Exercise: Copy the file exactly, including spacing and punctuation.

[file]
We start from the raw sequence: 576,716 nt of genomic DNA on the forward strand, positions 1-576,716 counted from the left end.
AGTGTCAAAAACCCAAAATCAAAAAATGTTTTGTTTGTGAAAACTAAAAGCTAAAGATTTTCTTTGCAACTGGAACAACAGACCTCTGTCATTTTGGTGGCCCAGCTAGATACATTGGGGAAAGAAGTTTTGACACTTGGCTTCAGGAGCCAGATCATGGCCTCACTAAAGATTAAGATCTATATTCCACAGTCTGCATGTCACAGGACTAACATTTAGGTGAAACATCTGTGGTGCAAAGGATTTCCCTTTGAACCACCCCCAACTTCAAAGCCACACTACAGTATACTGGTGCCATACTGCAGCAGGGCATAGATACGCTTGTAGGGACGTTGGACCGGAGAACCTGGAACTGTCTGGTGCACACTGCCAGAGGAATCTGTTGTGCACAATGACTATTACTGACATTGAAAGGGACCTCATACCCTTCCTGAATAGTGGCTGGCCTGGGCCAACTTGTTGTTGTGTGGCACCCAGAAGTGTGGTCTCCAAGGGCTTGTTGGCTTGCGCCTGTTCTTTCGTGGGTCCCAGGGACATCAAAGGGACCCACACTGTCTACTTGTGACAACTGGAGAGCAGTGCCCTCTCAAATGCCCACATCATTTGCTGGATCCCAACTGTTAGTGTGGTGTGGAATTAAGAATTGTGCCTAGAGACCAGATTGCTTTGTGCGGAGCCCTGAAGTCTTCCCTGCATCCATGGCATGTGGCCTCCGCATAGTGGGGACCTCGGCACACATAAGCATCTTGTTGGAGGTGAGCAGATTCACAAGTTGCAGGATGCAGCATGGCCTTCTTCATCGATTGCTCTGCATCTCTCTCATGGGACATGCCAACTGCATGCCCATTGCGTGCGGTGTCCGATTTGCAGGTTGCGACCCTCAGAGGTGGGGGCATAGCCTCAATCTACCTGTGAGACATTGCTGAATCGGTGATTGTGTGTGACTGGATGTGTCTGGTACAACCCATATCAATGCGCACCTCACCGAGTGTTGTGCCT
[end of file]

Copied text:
We start from the raw sequence: 576,716 nt of genomic DNA on the forward strand, positions 1-576,716 counted from the left end.
AGTGTCAAAAACCCAAAATCAAAAAATGTTTTGTTTGTGAAAACTAAAAGCTAAAGATTTTCTTTGCAACTGGAACAACAGACCTCTGTCATTTTGGTGGCCCAGCTAGATACATTGGGGAAAGAAGTTTTGACACTTGGCTTCAGGAGCCAGATCATGGCCTCACTAAAGATTAAGATCTATATTCCACAGTCTGCATGTCACAGGACTAACATTTAGGTGAAACATCTGTGGTGCAAAGGATTTCCCTTTGAACCACCCCCAACTTCAAAGCCACACTACAGTATACTGGTGCCATACTGCAGCAGGGCATAGATACGCTTGTAGGGACGTTGGACCGGAGAACCTGGAACTGTCTGGTGCACACTGCCAGAGGAATCTGTTGTGCACAATGACTATTACTGACATTGAAAGGGACCTCATACCCTTCCTGAATAGTGGCTGGCCTGGGCCAACTTGTTGTTGTGTGGCACCCAGAAGTGTGGTCTCCAAGGGCTTGTTGGCTTGCGCCTGTTCTTTCGTGGGTCCCAGGGACATCAAAGGGACCCACACTGTCTACTTGTGACAACTGGAGAGCAGTGCCCTCTCAAATGCCCACATCATTTGCTGGATCCCAACTGTTAGTGTGGTGTGGAATTAAGAATTGTGCCTAGAGACCAGATTGCTTTGTGCGGAGCCCTGAAGTCTTCCCTGCATCCATGGCATGTGGCCTCCGCATAGTGGGGACCTCGGCACACATAAGCATCTTGTTGGAGGTGAGCAGATTCACAAGTTGCAGGATGCAGCATGGCCTTCTTCATCGATTGCTCTGCATCTCTCTCATGGGACATGCCAACTGCATGCCCATTGCGTGCGGTGTCCGATTTGCAGGTTGCGACCCTCAGAGGTGGGGGCATAGCCTCAATCTACCTGTGAGACATTGCTGAATCGGTGATTGTGTGTGACTGGATGTGTCTGGTACAACCCATATCAATGCGCACCTCACCGAGTGTTGTGCCT